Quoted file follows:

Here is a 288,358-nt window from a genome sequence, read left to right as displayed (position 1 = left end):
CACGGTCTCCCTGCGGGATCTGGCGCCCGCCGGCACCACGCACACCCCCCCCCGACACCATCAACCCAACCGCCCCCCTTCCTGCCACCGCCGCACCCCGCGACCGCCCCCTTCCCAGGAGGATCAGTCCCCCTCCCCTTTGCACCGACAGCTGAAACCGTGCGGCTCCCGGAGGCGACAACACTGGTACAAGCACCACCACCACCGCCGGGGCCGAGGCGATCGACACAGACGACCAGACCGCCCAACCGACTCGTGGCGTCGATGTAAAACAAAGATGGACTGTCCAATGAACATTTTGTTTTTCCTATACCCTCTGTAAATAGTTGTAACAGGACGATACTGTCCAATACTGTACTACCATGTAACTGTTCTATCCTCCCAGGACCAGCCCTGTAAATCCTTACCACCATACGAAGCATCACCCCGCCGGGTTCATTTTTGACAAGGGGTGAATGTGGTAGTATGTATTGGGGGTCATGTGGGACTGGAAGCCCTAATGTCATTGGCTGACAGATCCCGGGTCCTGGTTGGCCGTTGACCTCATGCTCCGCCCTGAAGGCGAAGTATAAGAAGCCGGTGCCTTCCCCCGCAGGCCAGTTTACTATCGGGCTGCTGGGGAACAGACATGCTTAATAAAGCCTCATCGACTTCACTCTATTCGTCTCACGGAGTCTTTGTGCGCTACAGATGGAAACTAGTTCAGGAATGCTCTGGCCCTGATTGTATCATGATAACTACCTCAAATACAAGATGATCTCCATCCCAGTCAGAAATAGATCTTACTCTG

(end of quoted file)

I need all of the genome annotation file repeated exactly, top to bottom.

Here is a 288,358-nt window from a genome sequence, read left to right as displayed (position 1 = left end):
CACGGTCTCCCTGCGGGATCTGGCGCCCGCCGGCACCACGCACACCCCCCCCCGACACCATCAACCCAACCGCCCCCCTTCCTGCCACCGCCGCACCCCGCGACCGCCCCCTTCCCAGGAGGATCAGTCCCCCTCCCCTTTGCACCGACAGCTGAAACCGTGCGGCTCCCGGAGGCGACAACACTGGTACAAGCACCACCACCACCGCCGGGGCCGAGGCGATCGACACAGACGACCAGACCGCCCAACCGACTCGTGGCGTCGATGTAAAACAAAGATGGACTGTCCAATGAACATTTTGTTTTTCCTATACCCTCTGTAAATAGTTGTAACAGGACGATACTGTCCAATACTGTACTACCATGTAACTGTTCTATCCTCCCAGGACCAGCCCTGTAAATCCTTACCACCATACGAAGCATCACCCCGCCGGGTTCATTTTTGACAAGGGGTGAATGTGGTAGTATGTATTGGGGGTCATGTGGGACTGGAAGCCCTAATGTCATTGGCTGACAGATCCCGGGTCCTGGTTGGCCGTTGACCTCATGCTCCGCCCTGAAGGCGAAGTATAAGAAGCCGGTGCCTTCCCCCGCAGGCCAGTTTACTATCGGGCTGCTGGGGAACAGACATGCTTAATAAAGCCTCATCGACTTCACTCTATTCGTCTCACGGAGTCTTTGTGCGCTACAGATGGAAACTAGTTCAGGAATGCTCTGGCCCTGATTGTATCATGATAACTACCTCAAATACAAGATGATCTCCATCCCAGTCAGAAATAGATCTTACTCTG